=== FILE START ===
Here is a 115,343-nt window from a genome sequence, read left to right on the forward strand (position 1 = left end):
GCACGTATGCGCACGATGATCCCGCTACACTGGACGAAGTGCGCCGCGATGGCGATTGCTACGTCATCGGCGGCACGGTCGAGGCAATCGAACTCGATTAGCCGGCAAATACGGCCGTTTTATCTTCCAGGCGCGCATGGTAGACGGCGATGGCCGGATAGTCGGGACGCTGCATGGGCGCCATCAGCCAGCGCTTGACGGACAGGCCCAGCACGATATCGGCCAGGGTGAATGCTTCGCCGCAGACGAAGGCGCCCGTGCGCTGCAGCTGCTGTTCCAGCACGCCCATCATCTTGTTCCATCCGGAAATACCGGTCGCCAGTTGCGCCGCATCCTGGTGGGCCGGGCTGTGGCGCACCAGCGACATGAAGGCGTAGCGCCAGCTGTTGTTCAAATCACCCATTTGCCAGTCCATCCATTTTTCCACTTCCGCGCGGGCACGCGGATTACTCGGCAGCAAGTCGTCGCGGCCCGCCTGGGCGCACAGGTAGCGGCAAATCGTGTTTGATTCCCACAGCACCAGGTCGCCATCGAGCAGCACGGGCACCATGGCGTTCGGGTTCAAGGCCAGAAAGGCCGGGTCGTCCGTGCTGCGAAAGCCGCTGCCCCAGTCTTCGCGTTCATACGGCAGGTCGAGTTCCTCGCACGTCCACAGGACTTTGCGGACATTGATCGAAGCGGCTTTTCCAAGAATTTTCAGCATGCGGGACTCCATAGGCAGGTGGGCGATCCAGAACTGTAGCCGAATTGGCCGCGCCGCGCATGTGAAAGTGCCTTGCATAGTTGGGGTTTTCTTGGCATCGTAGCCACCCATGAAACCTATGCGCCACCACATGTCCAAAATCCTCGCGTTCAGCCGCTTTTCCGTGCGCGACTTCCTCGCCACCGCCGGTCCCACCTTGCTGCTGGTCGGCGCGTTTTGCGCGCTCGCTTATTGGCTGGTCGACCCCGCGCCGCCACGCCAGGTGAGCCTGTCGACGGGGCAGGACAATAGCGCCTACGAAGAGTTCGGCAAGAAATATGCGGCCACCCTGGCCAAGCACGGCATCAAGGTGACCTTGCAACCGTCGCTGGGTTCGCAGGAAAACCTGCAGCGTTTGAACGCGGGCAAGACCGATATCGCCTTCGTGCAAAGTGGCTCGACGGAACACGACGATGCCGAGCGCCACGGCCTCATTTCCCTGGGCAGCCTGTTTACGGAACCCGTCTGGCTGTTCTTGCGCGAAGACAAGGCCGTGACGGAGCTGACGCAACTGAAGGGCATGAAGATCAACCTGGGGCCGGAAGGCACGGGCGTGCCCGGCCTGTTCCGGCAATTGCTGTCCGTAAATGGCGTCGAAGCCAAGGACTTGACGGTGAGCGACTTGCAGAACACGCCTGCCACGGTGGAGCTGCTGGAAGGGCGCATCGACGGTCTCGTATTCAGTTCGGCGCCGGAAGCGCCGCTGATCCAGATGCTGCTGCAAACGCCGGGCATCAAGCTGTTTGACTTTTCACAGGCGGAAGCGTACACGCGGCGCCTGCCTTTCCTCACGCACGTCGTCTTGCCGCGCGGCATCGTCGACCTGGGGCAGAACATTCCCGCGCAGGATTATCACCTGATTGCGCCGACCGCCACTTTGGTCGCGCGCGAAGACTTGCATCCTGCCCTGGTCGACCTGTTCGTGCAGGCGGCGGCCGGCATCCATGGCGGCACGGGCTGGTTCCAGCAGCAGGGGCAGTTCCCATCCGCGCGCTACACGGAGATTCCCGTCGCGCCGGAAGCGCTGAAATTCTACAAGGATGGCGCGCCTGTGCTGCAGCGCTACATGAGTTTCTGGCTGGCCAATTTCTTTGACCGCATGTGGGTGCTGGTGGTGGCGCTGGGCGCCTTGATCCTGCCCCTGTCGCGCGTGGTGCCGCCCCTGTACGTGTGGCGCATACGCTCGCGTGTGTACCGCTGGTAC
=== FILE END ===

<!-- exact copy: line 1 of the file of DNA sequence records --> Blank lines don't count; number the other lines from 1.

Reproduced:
Here is a 115,343-nt window from a genome sequence, read left to right on the forward strand (position 1 = left end):